Worse than that…
…according to an email I received from Israel, he is allegedly living openly in Jerusalem, raising money for a restaurant he wants to open there:
The alleged criminal is Arnold Zaler, and he's wanted for bank fraud and wire fraud.
In part, here is the email I received today says:
1. The US Embassy knows about Zaler and knows he is in Israel.
2. The FBI also knows.
3. The Israeli police know.
4. It appears no attempt has yet been made to extradite Zaler.
But this information is hardly secret or groundbreaking. In April, the Rocky Mountain News reported Zaler had fled to Israel:
Warrant issued for fraud suspect
By Sara Burnett
Published April 15, 2008 at 12:05 a.m.
A federal judge has issued an arrest warrant for Arnold Zaler, a former kosher deli owner accused of fraud, after authorities said he left the country for Israel.
Department of Homeland Security records show Zaler flew from Atlanta to Tel Aviv on March 24 - about one month after he was indicted by a federal grand jury on 30 counts of bank, wire and mail fraud.
He was scheduled to return to Atlanta on Sunday, but did not. As a condition of his $25,000 unsecured bond, Zaler was not allowed to leave Colorado.
Zaler's attorney, Mitchell Baker, said Monday he could not comment on any conversations he may have had with his client.
"I'm quite certain he's intending on coming back," Baker said.
Authorities say the former owner of Zaler's Kosher Meats falsified purchase orders to sell hot dogs at the Pepsi Center, Invesco Field at Mile High and Coors Field. He then used those orders to persuade investors to loan him at least $2.2 million.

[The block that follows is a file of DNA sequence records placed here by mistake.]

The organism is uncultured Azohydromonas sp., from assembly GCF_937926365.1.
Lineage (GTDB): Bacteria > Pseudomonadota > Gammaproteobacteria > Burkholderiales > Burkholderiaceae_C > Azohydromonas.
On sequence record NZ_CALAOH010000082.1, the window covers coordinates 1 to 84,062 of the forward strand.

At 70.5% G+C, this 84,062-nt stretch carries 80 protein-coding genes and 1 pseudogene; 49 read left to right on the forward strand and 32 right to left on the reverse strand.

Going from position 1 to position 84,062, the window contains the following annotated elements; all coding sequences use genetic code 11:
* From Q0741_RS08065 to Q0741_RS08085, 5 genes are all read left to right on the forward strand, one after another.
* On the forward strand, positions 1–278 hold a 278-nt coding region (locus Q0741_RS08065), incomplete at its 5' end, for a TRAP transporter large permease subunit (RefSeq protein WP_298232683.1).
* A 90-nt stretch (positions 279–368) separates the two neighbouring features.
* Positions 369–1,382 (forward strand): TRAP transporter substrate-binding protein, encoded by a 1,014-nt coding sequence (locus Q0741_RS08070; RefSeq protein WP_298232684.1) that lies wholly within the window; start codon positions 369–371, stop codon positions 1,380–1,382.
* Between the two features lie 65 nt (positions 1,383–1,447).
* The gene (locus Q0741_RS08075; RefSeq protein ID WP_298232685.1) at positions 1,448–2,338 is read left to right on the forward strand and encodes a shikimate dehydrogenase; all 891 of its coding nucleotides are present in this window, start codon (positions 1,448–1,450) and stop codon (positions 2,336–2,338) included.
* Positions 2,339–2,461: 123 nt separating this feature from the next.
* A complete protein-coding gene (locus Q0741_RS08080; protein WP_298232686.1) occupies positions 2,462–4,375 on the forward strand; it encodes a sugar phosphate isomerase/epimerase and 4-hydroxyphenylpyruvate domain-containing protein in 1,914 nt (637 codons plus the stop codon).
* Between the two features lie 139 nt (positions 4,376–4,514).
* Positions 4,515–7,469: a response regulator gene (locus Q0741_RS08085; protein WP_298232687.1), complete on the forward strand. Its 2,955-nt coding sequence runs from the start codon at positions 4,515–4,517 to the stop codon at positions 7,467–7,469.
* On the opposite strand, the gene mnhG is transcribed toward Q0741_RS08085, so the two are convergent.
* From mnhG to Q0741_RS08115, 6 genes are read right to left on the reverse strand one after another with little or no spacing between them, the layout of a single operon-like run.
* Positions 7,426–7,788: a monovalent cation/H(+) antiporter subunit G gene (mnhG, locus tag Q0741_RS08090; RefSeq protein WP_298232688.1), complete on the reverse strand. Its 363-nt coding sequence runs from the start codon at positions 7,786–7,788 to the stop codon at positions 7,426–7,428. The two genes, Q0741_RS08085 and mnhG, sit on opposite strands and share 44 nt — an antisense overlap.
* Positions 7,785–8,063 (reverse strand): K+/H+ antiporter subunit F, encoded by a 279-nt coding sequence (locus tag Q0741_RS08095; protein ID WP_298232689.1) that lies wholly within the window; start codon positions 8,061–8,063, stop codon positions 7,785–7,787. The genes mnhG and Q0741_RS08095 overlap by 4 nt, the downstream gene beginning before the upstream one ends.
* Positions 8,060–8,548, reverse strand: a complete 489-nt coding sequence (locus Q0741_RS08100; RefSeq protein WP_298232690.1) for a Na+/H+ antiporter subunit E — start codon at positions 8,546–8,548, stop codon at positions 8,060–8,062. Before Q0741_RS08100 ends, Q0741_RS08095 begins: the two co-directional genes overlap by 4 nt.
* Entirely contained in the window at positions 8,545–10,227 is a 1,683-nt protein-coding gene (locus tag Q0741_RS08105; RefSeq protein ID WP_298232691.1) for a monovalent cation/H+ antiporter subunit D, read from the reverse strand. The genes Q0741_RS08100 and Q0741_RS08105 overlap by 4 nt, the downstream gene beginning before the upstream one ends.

Zaler pleaded not guilty and was released on bond.
I did a Google News search for "Arnold Zaler." I came up with exactly two hits:
1. The original Rocky Mountain News article reporting on his arrest and alleged fraud.
2. The article reproduced above reporting his flight to Israel.
Eight months after that second report, Zaler is apparently still living openly in Israel.
Will Zaler escape justice? Will he live openly in Israel – like Mondrowitz and so many others – for years?
But let's be clear.
If the extradition process starts today, Zaler could easily remain in Israel until early 2012. That means any US trial could be almost four years away.
Four years is a long time. It dulls memory. Witnesses disappear. Prosecution is more difficult.
Imagine if Sholom M. Rubashkin fled to Israel and remained there for 3 or 4 years before extradition.
What would happen to the poor, indigent illegal workers who are supposed to testify against him? Would they remain waiting in the US, being supported by donations from a small Catholic Church? Would they go back to Guatemala? Would they be available to testify?
Four years is a very long time – enough time, perhaps, for a top caliber legal defense team to get a dream deal from the US Attorney. Hamyvin yavin.